Fubini’s theorem#

Definition 27

Let \(\mu,\nu\) be measures on sets \(X,Y\) respectively and define the set of rectangles to be

\[\mathcal R = \{A \subset X : A\ \mu\text{-measurable}\}\otimes \{B\subset Y: B\ \nu\text{-measurable}\}.\]

The product measure \(\mu\times \nu\) on \(X\times Y\) is defined by

\[\mu\times \nu(S) = \inf \sum_{i\in\mathbb N} \mu(A_i)\nu(B_i),\]

where the infimum is taken over all countable collections of rectangles \(A_i \times B_i \in \mathcal R\) with

\[S\subset \bigcup_{i\in\mathbb N} A_i \times B_i.\]

This is a measure, see Example 62.

Lemma 16

Let \(X,Y\) be sets and \(\mu,\nu\) measures on \(X,Y\) respectively. Then \(\mu\times \nu\) is equivalently defined by the formula

\[\mu\times \nu(S) = \inf \sum_{i\in\mathbb N} \mu(A_i)\nu(B_i),\]

where the infimum is taken over all disjoint countable collections of rectangles \(A_i\times B_i \in\mathcal R\) with

\[S\subset \bigcup_{i\in\mathbb N} A_i \times B_i.\]

Proof. If \(A,C\) are \(\mu\)-measurable and \(B,D\) are \(\nu\)-measurable then

\[\begin{split}(A\times B)\setminus (C\times D) &= [(A\setminus C)\times B]\cup [(A\cap C)\times (B\setminus D)]\\ &:= A_1\times B_1 \cup A_2\times B_2\end{split}\]

is a decomposition into disjoint rectangles. Since \(A,C\) and \(B,D\) are \(\mu\) and \(\nu\) measurable respectively,

\[\begin{split}\mu(A_1)\nu(B_1) + \mu(A_2)\nu(B_2) &= [\mu(A)-\mu(A\cap C)]\nu(B) + \mu(A\cap C)[\nu(B)-\nu(B\cap D)]\\ &= \mu(A)\nu(B) -\mu(A\cap C)\nu(B\cap D)\\ &\leq \mu(A)\nu(B).\end{split}\]

Thus the two formulae agree.

Theorem 22 (Fubini’s theorem)

Let \(X,Y\) be sets and \(\mu,\nu\) \(\sigma\)-finite measures on \(X,Y\) respectively.

  1. If \(A\) is \(\mu\)-measurable and \(B\) is \(\nu\)-measurable then \(A\times B\) is \(\mu\times \nu\)-measurable and

    \[\mu\times \nu(A\times B) = \mu(A)\nu(B).\]
  2. If \(S\) is \(\mu\times \nu\)-measurable then

    \[S^y:= \{x\in X: (x,y)\in S\}\]

    is \(\mu\)-measurable for \(\nu\)-a.e. \(y\in Y\), \(y\mapsto \mu(S^y)\) is \(\nu\)-measurable;

    \[S_x :=\{y\in Y: (x,y)\in S\}\]

    is \(\nu\)-measurable for \(\mu\)-a.e. \(x\in X\), \(x\mapsto \nu(S_x)\) is \(\mu\)-measurable; and

    \[\mu\times\nu(S) = \int_Y \mu(S^y)\, \mathrm{d}\nu(y) = \int_X \nu(S_x)\, \mathrm{d}\mu(x).\]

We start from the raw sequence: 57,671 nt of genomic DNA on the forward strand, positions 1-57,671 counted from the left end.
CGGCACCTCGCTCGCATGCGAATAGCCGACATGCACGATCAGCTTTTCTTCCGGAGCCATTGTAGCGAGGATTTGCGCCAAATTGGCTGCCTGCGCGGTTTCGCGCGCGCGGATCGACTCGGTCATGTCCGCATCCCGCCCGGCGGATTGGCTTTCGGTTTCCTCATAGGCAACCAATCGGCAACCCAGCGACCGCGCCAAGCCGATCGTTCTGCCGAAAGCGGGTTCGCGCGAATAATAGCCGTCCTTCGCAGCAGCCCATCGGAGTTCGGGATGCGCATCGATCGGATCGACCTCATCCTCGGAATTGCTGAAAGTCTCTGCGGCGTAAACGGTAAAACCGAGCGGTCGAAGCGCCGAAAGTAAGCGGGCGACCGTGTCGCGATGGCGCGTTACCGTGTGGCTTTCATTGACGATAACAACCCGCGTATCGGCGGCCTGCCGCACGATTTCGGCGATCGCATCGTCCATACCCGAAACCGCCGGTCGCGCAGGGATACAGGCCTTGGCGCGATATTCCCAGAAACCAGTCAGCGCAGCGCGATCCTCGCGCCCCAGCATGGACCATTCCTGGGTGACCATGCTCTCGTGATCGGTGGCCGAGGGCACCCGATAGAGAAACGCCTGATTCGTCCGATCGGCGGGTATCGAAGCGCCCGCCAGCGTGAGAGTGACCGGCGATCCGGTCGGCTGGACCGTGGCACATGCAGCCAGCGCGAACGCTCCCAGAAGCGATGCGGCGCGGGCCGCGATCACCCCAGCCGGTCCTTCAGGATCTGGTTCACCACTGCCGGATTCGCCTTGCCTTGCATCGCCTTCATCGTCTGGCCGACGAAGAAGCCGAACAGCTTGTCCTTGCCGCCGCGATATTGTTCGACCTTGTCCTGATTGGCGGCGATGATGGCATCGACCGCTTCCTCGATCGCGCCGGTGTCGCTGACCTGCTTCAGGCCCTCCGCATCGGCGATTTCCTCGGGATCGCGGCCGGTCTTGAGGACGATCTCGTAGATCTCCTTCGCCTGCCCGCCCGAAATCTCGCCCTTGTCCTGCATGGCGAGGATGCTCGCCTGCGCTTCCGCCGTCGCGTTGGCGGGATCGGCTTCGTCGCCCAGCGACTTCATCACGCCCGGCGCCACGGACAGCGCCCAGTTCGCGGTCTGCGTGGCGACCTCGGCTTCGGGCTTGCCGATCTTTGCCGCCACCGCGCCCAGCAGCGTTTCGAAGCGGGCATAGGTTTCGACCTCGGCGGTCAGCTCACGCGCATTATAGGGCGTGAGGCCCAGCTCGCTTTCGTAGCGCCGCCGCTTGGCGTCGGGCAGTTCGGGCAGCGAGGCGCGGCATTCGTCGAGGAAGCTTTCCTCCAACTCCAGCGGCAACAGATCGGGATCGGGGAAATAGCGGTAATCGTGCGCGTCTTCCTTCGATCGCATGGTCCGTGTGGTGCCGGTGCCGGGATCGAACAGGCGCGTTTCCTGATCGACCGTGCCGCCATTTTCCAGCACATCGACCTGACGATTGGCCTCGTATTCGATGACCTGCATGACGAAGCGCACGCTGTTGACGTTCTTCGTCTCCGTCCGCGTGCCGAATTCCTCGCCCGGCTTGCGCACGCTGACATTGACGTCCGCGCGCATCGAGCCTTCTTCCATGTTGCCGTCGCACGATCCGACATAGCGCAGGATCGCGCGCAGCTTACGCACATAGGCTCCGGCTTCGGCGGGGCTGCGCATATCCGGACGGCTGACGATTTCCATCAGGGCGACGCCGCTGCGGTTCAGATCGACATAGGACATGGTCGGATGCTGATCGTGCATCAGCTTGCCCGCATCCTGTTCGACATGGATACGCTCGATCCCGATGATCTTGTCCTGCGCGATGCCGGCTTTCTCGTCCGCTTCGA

3. If \(f\colon X\times Y \to \mathbb R^+\) is \(\mu\times \nu\)-measurable or \(f\colon X\times Y\to\mathbb R\) is \(\mu\times \nu\) integrable then

    \[\int_{X\times Y}f\, \mathrm{d}\mu\times \nu = \int_X\int_Y f\, \mathrm{d}\nu(y)\, \mathrm{d}\mu(x) = \int_Y\int_X f\, \mathrm{d}\mu(x)\, \mathrm{d}\nu(y).\]

Proof. Note that the third point follows from the second by the monotone convergence theorem. We prove the theorem for finite \(\mu,\nu\).

To begin, let

\[\mathcal U:= \left\{\bigcup_{i\in\mathbb N} R_i : R_i \in \mathcal R \text{ pairwise disjoint}\right\}.\]

Let \(\mathcal P\) be the set of \(S\subset X\times Y\) such that \(y\mapsto \mu(S^y)\) is \(\nu\)-measurable and for any \(S\in\mathcal P\) define

\[\rho(S):= \int_Y \mu(S^y) \, \mathrm{d}\nu.\]

Observe that \(\rho(S)\) is monotonic in \(S\).

If \(S=A\times B\in\mathcal R\) then \(y\mapsto \mu(S^y) =\mu(A)\chi_B\) is \(\nu\)-measurable and \(\rho(S)=\mu(A)\nu(B)\). If \(U\in \mathcal U\) with

\[U=\bigcup_{i\in\mathbb N}A_i\times B_i\]

a disjoint union, then

\[y\mapsto \mu(U^y)= \sum_{i\in\mathbb N} \mu(A_i)\chi_{B_i}\]

is a countable sum of \(\nu\)-measurable functions and so \(U\in \mathcal P\). Moreover,

(35)#\[\rho(U)=\int_Y \mu(U^y)\, \mathrm{d}\nu(y)=\sum_{i\in\mathbb N}\mu(A_i)\nu(B_i).\]

Thus, for any \(S\subset X\times Y\),

(36)#\[\mu\times\nu(S) = \inf\{\rho(U): S\subset U\in\mathcal U\}.\]

To prove the second conclusion, let \(A\) be \(\mu\)-measurable and \(B\) be \(\nu\)-measurable. By definition, \(\rho(A\times B) = \mu(A)\nu(B)\) and, since \(\rho\) is monotonic, \(\rho(A\times B)\leq \rho(U)\) whenever \(A\times B \subset U\in\mathcal U\). Thus, by (36),

\[\mu\times \nu(A\times B) = \mu(A)\nu(B).\]

Let \(E\subset X\times Y\) and \(E\subset U\in\mathcal U\). Observe

\[U\cap (A\times B) \quad \text{and} \quad U\setminus (A\times B)\]

are disjoint members of \(\mathcal U\). Therefore, by (35) and (36),